This study is a critical analysis of section 89(5) of the National Credit Act, with specific focus on section 89(5)(c). Although section 89(5) deals with the consequences of unlawful credit agreements listed under section 89, this study will focus on the consequences of unlawful credit agreements of unregistered credit providers. The National Credit Act is the regulatory framework for the credit market in South Africa and it places an obligation on certain individuals or legal persons to register as credit providers. Credit providers who fail to register when they are required to do so face the consequence of having their credit agreements being void and unlawful. A further adverse consequence is that the credit providers rights to restitution for goods delivered or money lend will either be cancelled or forfeited to the State in terms of section 89(5)(c). Case law will be utilised to demonstrate the far-reaching consequences of section 89(5)(c). The key problem with section 89(5)(c) of the National Credit Act is that it does not afford the court the opportunity to exercise a discretion when dealing with disputes concerning credit agreements which are unlawful. The common law action of unjustified enrichment, on the other hand, allows the court to exercise this discretion. The recent approval of the National Credit Amendment Bill has resulted in an amendment to section 89(5). This study will reveal whether or not the proposed amendment to section 89(5) will solve the problems which have arisen from the provision.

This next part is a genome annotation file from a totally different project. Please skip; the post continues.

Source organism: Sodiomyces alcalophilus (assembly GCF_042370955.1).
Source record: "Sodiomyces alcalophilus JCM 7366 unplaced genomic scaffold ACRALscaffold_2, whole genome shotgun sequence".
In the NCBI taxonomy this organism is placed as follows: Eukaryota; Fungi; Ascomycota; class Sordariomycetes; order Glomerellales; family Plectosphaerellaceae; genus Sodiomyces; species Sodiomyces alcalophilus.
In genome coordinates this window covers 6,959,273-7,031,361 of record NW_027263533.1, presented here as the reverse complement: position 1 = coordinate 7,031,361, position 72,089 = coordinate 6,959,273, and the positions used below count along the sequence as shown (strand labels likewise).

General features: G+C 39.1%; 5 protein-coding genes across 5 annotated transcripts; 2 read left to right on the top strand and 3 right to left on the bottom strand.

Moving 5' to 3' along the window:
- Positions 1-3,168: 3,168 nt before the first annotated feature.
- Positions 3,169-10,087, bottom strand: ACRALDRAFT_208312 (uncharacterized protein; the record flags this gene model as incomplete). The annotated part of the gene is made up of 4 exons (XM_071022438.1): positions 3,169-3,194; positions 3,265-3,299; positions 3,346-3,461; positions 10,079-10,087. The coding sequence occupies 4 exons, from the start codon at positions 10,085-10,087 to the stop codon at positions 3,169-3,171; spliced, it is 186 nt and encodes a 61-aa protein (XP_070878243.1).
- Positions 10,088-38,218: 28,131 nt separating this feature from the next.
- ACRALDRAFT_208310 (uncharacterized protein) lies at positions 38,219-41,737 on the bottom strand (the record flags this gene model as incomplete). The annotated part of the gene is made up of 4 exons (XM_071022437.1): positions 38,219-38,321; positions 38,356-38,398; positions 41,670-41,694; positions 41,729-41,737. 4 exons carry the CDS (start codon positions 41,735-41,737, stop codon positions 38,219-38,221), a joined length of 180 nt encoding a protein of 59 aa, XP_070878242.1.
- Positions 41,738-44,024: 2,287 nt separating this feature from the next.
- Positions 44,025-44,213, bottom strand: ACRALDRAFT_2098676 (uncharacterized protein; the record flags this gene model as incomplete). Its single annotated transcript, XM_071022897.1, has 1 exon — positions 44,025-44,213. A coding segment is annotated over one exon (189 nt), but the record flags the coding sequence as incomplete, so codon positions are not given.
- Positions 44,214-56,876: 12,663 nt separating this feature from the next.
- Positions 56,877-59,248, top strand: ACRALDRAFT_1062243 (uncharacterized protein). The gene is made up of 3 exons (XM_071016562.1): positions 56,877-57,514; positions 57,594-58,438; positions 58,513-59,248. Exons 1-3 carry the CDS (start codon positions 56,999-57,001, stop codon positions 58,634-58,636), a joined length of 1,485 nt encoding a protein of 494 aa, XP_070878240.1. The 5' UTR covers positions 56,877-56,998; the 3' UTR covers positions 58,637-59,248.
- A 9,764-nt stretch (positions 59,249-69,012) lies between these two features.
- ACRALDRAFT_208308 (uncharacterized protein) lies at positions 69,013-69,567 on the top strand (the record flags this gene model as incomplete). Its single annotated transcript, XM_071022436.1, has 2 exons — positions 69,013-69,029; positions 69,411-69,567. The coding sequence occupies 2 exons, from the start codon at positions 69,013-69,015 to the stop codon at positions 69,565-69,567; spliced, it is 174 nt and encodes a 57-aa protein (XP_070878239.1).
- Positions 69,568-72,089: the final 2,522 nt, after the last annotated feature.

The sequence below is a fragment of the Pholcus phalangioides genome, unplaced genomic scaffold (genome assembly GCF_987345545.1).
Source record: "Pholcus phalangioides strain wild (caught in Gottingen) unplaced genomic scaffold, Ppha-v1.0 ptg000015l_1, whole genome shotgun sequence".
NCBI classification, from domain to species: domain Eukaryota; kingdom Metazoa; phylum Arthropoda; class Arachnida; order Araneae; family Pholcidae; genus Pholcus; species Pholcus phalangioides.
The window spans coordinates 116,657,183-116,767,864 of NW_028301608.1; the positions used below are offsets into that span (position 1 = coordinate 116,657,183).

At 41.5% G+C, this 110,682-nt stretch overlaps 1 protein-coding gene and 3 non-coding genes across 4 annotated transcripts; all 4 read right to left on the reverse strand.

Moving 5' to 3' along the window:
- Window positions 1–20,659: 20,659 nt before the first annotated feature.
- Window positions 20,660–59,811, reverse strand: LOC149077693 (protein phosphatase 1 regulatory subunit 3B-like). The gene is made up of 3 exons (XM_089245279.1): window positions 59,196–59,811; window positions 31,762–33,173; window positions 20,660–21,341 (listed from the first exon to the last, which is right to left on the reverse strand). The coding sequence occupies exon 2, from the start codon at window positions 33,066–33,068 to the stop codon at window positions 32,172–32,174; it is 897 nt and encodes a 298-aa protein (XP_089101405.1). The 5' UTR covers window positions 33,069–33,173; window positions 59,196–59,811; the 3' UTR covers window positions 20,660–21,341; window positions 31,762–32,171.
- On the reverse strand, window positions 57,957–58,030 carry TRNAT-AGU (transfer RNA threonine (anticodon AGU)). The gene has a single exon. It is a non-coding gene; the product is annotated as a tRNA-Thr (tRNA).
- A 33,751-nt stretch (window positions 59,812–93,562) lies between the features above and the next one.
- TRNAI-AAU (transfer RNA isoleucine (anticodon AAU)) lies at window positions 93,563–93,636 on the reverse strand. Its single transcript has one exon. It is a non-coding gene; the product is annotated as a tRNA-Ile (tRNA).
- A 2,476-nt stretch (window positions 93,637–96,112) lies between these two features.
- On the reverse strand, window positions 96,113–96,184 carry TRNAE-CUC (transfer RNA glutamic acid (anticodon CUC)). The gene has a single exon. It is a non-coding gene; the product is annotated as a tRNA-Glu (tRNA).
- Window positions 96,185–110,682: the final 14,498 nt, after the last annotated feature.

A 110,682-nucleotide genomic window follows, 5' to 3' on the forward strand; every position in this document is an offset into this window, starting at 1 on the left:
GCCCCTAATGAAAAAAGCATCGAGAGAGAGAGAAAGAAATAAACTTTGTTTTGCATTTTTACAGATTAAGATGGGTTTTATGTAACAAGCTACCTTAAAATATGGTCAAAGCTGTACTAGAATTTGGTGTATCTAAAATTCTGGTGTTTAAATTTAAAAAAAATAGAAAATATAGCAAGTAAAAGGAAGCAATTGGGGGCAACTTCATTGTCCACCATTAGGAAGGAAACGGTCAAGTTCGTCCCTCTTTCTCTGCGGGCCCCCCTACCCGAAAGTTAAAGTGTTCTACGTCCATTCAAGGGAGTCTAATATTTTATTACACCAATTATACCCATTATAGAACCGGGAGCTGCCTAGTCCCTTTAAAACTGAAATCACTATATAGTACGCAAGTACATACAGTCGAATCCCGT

Mini Dissertation (LLM)--University of Pretoria, 2014.